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Sushi Etiquette

Sushi etiquette is really nothing special. Hopefully, many people won’t refrain from going to sushi bars because it seems that there is this mysterious thing called sushi etiquette. It’s very basic, and you should be able to enjoy your time without even thinking about it.

I’m not going to give you a list, but rather explain with commonsense, so it comes naturally. Most things are universal, but some have minor twists because of cultural differences in ideology.

Try not to make your dishes dirty. The dish is considered an art of its own, so defacing it is considered a bit rude. So, don’t mix and smother wasabi in the soysauce dish. Simply put a piece of it on the sushi before lightly dipping it on the tray. You should not replace food that has been bitten already on a dish. All sushi should be eaten in one bite. A good sushi chef should be able to estimate a bite size for each customer by looking at them, so they don’t have to bite the sushi in half. So if the sushi is too big, then it’s not your fault.

Sushi is sort of considered as an art as well, so try to eat it as is. Don’t drench your sushi with soy sauce. First of all, this is bad for your health. This also masks the flavors of the sushi, and  makes the sushi look like it fell in a bucket of soy sauce. Only a drop or two of soy sauce should be used. Dip the sushi at an angle and just barely touch the soy sauce. If you are eating a nigiri simply support it with your fingers and turn your wrist so the sashimi side touches the soy sauce. This is not just etiquette, but the best way to taste your sushi.

Try to taste all the sashimi. This doesn’t mean that you have to eat everything in the sushi bar. But if you really want to taste and appreciate all your favorite sushi, then you should start with the lightest tasting fishes (Halibut, Red Snapper) then gradually go on to the stronger flavors such as toro, salmon, or uni. If you only like to eat the oily fishes, then it should be perfectly fine to start off with it. This is not considered an etiquette, but it rather shows how knowledgeable and serious you are about eating. You don’t want to start off with a rich flavored fish, because it will be hard to taste the lighter fish with the more delicate aromas.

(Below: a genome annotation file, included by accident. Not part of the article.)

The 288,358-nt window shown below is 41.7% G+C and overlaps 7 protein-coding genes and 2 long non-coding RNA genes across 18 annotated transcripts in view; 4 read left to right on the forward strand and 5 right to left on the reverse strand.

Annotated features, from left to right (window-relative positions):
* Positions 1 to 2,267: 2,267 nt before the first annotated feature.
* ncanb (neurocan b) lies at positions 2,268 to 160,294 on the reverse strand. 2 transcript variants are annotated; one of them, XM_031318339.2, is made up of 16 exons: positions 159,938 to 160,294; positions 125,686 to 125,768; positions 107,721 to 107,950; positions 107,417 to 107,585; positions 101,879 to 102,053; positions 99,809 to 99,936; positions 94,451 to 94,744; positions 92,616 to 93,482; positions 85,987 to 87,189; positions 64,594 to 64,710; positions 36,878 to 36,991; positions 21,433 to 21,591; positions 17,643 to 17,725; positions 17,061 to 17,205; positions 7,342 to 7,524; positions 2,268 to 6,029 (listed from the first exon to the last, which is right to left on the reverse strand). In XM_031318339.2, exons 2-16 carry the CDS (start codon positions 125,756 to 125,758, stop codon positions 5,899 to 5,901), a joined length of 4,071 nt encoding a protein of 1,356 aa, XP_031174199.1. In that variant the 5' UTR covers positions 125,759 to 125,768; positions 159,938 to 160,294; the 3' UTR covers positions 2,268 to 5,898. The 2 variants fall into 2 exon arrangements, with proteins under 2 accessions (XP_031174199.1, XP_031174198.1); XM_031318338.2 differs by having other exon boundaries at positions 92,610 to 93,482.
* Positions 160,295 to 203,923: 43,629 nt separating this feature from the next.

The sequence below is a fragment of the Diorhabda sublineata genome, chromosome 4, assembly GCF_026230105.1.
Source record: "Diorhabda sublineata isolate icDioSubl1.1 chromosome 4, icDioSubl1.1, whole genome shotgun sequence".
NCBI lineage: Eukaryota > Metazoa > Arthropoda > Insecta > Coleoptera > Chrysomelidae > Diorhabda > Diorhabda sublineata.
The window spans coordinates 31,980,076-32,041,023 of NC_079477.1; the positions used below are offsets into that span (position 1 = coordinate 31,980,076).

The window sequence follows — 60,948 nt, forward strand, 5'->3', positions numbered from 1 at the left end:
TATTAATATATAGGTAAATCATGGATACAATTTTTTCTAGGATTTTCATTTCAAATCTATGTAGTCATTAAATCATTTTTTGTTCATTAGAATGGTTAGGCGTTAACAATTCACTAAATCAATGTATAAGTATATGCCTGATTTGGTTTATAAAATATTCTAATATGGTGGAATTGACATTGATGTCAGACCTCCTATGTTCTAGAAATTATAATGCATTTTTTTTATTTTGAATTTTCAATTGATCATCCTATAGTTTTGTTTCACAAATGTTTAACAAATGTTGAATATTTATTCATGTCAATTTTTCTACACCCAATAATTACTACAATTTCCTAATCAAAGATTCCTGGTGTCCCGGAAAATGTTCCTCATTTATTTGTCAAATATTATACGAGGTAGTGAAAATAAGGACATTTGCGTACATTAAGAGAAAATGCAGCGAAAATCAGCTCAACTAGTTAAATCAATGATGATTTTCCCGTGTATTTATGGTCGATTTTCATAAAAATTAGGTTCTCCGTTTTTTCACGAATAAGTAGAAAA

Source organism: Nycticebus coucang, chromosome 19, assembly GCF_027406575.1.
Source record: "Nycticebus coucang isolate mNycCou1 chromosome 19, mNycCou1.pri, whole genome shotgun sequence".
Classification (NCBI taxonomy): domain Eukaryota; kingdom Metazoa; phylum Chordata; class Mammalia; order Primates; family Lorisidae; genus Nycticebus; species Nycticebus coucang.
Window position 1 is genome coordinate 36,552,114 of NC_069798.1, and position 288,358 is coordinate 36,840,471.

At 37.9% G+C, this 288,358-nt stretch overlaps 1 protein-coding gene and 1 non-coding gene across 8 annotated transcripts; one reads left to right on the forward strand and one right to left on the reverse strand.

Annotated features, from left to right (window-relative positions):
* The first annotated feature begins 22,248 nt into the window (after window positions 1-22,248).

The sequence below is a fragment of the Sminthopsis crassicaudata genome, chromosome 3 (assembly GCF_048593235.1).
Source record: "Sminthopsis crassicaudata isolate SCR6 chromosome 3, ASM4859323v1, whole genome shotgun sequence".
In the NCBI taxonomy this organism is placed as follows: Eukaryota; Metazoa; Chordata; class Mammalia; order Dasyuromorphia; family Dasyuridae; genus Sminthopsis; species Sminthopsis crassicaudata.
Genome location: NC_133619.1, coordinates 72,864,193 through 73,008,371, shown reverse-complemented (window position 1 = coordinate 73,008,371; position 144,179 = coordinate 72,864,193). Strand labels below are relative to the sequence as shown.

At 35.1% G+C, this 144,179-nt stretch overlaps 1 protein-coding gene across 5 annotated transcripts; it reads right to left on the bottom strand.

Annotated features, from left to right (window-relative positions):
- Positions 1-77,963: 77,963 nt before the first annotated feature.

Don’t be greedy. This should not be misinterpreted as it states. You are the customer, and you are paying for your food after all. It is just a though about trying to control you’re appetite. It also implies to not ordering the same thing over and over just because you love it. This may seem childish. Egg omelet is ordered at the end to “yoku wo shimeru“ or to curb your appetite and call it a night. The sweet omelet acts the same as any desert, and settles your stomach.

These are very hardcore etiquette, so don’t be discouraged, or loose interest. Many sushi restaurants now days have a more cordial atmosphere, so you can really do whatever you want. Just keep these tips in mind if you happen to have a chance to go to an old school, traditional type of sushi bar.